This article is indented for Catholics who do not regularly attend Mass, but will be attending the Christmas Masses with family or friends in the coming days.
First, WELCOME! There is nothing better you could do on Christmas than attend the Holy Mass in which Christ comes to be among us in his own body which he assumed from the most pure Virgin Mary! You are most welcome indeed to join with us in worship of our merciful God and Savior.
Second, there is nothing better you can do on Christmas than attend Mass; but there is nothing worse you can do on Christmas than make a sacrilegious Communion by receiving the Eucharist after having committed serious sin and before going to Confession. God welcomes you and receives your good will in coming to the Mass, but if you are conscious of any mortal sin which you have not confessed (for example, skipping Sunday Mass) there would be no surer way to ruin Christmas than to receive Holy Communion.
Give thanks to God for the gift of attending Mass on Christmas, and let this worship in the Mass be your gift to the Most High who has come among us as Emmanuel. But do not ruin your Christmas by receiving Communion without going to Confession if you are conscious of having committed any serious sins.
The article below explains this teaching further.
When Confession is needed before receiving Communion
There is a very popular saying about love, which goes like this: “Love means never having to say you’re sorry.”
My brothers and sisters, that is a lie. Love is not opposed to apologizing. Anyone who is married knows from concrete experience that love often requires us to say “Sorry”.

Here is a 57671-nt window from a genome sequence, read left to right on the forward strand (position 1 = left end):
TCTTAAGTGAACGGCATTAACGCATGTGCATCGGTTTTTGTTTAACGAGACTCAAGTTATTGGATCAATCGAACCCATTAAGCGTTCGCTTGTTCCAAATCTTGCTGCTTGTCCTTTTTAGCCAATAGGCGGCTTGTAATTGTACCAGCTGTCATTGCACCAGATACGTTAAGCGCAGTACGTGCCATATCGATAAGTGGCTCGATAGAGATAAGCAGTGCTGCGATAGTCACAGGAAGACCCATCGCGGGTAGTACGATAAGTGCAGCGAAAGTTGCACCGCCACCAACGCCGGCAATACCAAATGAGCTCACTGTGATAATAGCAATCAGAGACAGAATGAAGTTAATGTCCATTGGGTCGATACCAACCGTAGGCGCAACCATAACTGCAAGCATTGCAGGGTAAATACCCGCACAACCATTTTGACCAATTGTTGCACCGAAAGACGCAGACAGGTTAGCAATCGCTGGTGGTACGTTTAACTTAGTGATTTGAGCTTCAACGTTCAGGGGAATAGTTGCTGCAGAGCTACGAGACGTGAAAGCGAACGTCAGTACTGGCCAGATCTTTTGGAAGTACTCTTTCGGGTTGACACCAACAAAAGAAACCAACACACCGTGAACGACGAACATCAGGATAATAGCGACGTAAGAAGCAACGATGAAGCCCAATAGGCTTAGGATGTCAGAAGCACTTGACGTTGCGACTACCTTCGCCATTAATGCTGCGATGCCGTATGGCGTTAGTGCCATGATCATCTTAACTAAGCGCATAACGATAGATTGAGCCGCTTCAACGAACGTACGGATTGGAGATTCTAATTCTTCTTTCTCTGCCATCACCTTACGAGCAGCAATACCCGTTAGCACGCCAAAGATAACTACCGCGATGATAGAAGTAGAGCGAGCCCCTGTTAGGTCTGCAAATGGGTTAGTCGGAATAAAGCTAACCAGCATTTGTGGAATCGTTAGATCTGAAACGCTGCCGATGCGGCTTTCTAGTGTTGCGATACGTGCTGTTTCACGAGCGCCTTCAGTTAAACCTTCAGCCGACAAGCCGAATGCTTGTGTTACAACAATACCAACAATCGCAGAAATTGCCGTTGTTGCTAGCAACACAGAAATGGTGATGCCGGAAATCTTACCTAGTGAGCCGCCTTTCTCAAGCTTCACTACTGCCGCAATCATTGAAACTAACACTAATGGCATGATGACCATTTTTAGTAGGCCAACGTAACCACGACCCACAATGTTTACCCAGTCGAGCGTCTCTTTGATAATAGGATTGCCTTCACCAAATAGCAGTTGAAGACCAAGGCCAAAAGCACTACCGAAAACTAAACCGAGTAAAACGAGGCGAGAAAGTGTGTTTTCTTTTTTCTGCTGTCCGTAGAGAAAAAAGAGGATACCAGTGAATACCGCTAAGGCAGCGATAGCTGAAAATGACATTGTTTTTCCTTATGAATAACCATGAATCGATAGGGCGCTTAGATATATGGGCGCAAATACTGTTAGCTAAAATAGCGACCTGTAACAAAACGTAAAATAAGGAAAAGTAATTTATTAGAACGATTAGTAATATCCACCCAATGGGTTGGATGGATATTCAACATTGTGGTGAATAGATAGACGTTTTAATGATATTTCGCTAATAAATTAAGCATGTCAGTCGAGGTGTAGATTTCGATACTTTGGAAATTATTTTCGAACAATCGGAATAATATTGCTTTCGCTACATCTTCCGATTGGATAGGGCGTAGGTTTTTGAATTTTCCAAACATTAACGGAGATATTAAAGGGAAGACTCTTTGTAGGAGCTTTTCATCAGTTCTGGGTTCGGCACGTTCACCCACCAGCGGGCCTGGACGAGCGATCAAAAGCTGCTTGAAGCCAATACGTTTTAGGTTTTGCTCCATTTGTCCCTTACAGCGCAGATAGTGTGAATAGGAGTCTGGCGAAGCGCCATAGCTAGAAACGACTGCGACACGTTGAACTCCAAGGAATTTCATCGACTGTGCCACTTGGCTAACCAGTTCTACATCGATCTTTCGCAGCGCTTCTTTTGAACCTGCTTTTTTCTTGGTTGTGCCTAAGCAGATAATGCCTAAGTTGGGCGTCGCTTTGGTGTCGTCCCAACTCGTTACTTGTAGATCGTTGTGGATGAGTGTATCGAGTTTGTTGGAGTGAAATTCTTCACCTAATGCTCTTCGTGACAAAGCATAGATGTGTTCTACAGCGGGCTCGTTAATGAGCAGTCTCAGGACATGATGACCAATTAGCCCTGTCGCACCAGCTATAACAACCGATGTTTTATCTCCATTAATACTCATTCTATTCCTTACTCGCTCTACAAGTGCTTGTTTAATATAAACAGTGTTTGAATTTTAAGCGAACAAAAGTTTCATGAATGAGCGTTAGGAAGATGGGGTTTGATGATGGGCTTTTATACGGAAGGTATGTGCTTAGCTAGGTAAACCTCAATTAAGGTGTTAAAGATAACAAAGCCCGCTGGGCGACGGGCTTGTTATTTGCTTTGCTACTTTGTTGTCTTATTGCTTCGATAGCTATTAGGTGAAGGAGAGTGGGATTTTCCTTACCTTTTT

In fact, true sorrow can only come from true love; and perfect sorrow comes from perfect love. Sorrow is an expression of love. True sorrow heals and restores true love.
How well this is expressed by the parable of the prodigal son. It is love which leads the wayward son to have the confidence to return to his father and to ask for mercy. The son realizes that he does love his father and that he is heartily sorry for having offended him; what is more, the son also knows that his father truly loves him and will forgive him.
Even before the son has reached the house, the father runs out to meet him and welcomes his son with the embrace of love. The father has loved his son even when he was astray, now his love is complete as he forgives his son and draws him back into the family.
This is a very beautiful and encouraging parable – it teaches us so much about God’s forgiveness and mercy – but I would like to focus on one specific aspect of the story. Notice that the boy, when returning, is first greeted by his father and forgiven, and only then does he enter the house. First he receives forgiveness, then he enters for the feast.
Consider how inappropriate it would have been if the prodigal son would have simply come into the house without having apologized to his father, without first receiving forgiveness. It would have been terrible!
It is very clear: First forgiveness, then the feast. First confession, then communion.
This is why, at Mass, we begin with the penitential rite – conscious of our sinfulness and our need for God’s forgiveness, we say, “Lord, have mercy. Christ, have mercy. Lord, have mercy.” We recognize the need to say “Lord, I am sorry, have mercy on me, forgive me.” We must be reconciled with God; we must first receive his forgiveness, then we come to the feast of heaven.
However, we must also recognize that for serious sins, the Lord has given us a special sacrament which we must make use of before coming to Communion. I am referring to the sacrament of Confession. After committing serious sins, the Church requires that we go to Confession before coming to Communion. It is just like in the parable – first Confession, then Communion.